King's Gambit, Rice Gambit

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a b c d e f g h
8
Chessboard480.svg
a8 black rook
b8 black knight
c8 black bishop
d8 black queen
e8 black king
h8 black rook
a7 black pawn
b7 black pawn
c7 black pawn
f7 black pawn
h7 black pawn
d6 black bishop
f6 black knight
d5 white pawn
e5 white knight
c4 white bishop
f4 black pawn
g4 black pawn
h4 white pawn
a2 white pawn
b2 white pawn
c2 white pawn
d2 white pawn
g2 white pawn
a1 white rook
b1 white knight
c1 white bishop
d1 white queen
f1 white rook
g1 white king
8
7 7
6 6
5 5
4 4
3 3
2 2
1 1
a b c d e f g h
Moves 1.e4 e5 2.f4 exf4 3.Nf3 g5 4.h4 g4 5.Ne5 Nf6 6.Bc4 d5 7.exd5 Bd6 8.0-0
ECO C39
Named after Isaac Rice
Parent King's Gambit

The Rice Gambit is a chess opening that arises from the King's Gambit Accepted. An offshoot of the Kieseritzky Gambit, it is characterized by the moves 1. e4 e5 2. f4 exf4 3. Nf3 g5 4. h4 g4 5. Ne5 Nf6 6. Bc4 d5 7. exd5 Bd6 8. 0-0 (instead of the normal 8.d4). White offers the sacrifice of the knight on e5 in order to get his king to safety and prepare a rook to join the attack against Black's underdeveloped position.


History[edit]

The Rice Gambit was heavily promoted by wealthy German-born, American businessman Isaac Rice towards the end of the 19th century. He sponsored numerous theme tournaments where the diagram position became the starting point of every game played. Such giants of the chess world as Emanuel Lasker, Mikhail Chigorin, Carl Schlechter, Frank Marshall, and David Janowski were among the participants.[1] These events stretched from Monte Carlo, Saint Petersburg, and Ostend, to Brooklyn and Trenton Falls.[1] In a 1905 Pillsbury National Correspondence Chess Association event, 230 amateurs played the gambit by mail.[1] So obsessed was Rice with his pet line, he formed The Rice Gambit Association in 1904, at his home in New York.[2] With Dr. Lasker as Secretary, the Association even published a book of all the games played in the theme tournaments.[2]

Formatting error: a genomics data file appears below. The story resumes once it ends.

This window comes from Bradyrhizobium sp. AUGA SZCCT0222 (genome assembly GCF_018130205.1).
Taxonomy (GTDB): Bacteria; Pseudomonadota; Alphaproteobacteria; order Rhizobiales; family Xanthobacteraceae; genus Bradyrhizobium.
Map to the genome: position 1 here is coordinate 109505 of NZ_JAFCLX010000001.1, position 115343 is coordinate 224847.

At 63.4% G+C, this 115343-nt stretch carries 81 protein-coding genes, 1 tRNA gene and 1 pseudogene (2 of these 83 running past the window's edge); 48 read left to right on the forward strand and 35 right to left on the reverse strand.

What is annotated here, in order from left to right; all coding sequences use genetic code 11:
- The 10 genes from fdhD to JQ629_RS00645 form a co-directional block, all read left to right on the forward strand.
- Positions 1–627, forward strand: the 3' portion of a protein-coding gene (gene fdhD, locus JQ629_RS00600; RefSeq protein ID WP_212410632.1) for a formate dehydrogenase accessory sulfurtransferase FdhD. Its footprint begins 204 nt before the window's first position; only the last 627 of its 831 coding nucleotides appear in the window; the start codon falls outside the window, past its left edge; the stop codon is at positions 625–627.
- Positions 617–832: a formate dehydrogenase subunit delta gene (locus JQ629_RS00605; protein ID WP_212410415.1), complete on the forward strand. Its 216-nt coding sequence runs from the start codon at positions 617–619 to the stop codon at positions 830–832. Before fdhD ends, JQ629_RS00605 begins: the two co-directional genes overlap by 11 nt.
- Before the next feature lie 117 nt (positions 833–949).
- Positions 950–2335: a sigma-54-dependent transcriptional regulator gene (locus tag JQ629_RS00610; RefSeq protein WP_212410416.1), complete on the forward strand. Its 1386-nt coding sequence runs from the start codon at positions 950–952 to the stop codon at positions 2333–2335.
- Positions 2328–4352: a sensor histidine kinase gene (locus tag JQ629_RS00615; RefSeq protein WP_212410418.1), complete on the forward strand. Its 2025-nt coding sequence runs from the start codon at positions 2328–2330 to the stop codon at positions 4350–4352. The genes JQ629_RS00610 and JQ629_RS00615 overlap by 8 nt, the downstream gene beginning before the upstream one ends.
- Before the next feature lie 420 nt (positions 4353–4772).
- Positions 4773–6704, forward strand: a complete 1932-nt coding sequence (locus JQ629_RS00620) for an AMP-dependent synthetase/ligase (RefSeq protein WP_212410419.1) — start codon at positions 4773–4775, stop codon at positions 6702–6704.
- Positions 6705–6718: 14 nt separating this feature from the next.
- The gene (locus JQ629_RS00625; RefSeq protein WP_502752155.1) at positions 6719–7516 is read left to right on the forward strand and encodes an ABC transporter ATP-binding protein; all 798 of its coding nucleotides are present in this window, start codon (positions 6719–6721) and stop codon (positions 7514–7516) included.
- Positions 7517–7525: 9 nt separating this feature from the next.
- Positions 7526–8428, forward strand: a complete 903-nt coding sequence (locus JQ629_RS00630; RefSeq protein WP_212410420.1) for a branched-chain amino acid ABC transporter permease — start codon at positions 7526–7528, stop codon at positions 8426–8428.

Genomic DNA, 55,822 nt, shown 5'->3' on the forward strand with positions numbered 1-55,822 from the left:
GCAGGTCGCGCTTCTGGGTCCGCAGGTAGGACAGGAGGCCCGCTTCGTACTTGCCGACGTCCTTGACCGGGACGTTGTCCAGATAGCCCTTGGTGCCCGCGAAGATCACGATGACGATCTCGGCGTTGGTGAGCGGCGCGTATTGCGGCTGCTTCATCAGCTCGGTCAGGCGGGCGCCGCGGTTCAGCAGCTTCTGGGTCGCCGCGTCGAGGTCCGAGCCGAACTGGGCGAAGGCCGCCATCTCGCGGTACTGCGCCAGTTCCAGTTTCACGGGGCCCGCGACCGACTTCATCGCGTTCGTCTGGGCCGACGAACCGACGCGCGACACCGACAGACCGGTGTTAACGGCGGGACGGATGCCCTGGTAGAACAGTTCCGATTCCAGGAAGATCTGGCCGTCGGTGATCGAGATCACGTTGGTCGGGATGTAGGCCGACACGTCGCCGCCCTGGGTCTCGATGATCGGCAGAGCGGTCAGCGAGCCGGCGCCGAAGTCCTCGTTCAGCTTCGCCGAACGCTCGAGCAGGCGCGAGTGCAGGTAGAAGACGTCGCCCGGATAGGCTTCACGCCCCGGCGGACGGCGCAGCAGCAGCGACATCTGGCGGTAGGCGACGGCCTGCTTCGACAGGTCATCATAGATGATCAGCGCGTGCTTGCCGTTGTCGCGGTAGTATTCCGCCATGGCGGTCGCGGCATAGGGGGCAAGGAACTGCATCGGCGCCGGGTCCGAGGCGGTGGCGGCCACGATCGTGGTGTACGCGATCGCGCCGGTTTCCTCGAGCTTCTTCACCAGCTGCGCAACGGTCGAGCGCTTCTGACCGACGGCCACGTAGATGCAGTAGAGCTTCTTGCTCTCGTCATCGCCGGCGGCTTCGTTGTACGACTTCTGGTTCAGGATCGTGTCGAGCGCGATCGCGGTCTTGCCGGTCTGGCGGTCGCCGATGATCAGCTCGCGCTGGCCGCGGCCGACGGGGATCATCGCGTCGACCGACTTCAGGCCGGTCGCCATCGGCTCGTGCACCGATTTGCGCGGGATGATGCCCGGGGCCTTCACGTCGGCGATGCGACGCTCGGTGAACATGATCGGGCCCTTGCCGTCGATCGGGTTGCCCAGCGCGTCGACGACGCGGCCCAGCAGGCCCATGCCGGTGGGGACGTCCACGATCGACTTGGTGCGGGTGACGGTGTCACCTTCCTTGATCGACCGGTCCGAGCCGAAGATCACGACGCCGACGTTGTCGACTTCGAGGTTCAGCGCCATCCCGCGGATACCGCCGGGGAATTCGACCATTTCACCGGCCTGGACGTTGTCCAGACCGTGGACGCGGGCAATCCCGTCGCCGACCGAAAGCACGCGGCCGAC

Concrete analysis has long since shown the gambit to be "neither good nor necessary", so it has been abandoned in serious play and stands only as "a grotesque monument to a rich man's vanity".[3] The Encyclopedia of Chess Openings (1997) analyzes 8...Bxe5 9.Re1 Qe7 10.c3 Nh5 11.d4 Nd7 12.dxe5 Nxe5 13.b3 0-0 14.Ba3 Nf3+ 15.gxf3 Qxh4 16.Re5 Bf5 (or 16...Qg3=) 17.Nd2 Qg3 18.Kf1 Qh2 19.Bxf8 g3 20.Bc5 g2+ 21.Ke1 Qh4+ (or 21...g1=Q 22.Bxg1 Qxg1+ 23.Bf1 Ng3 with an unclear position) 22.Ke2 Ng3+ 23.Kf2 Ne4+ with a draw by perpetual check, attributing this analysis to José Raúl Capablanca, Amos Burn, and Edward Lasker.[4]

However, modern engine analysis has shown that 10...f3 is considered stronger than 10...Nh5 (10...Nbd7 is also possible). Then 11.d4 Ne4 12.Rxe4 Bh2+ 13.Kxh2 Qxe4.[citation needed]

See also[edit]

References[edit]

  1. ^ a b c Soltis 1978, p. 165.
  2. ^ a b Sunnucks 1970, p. 404.
  3. ^ Hooper & Whyld 1996, Rice Gambit, p. 340.
  4. ^ Matanović 1997 (Vol C), p. 209, n. 28.

Bibliography

External links[edit]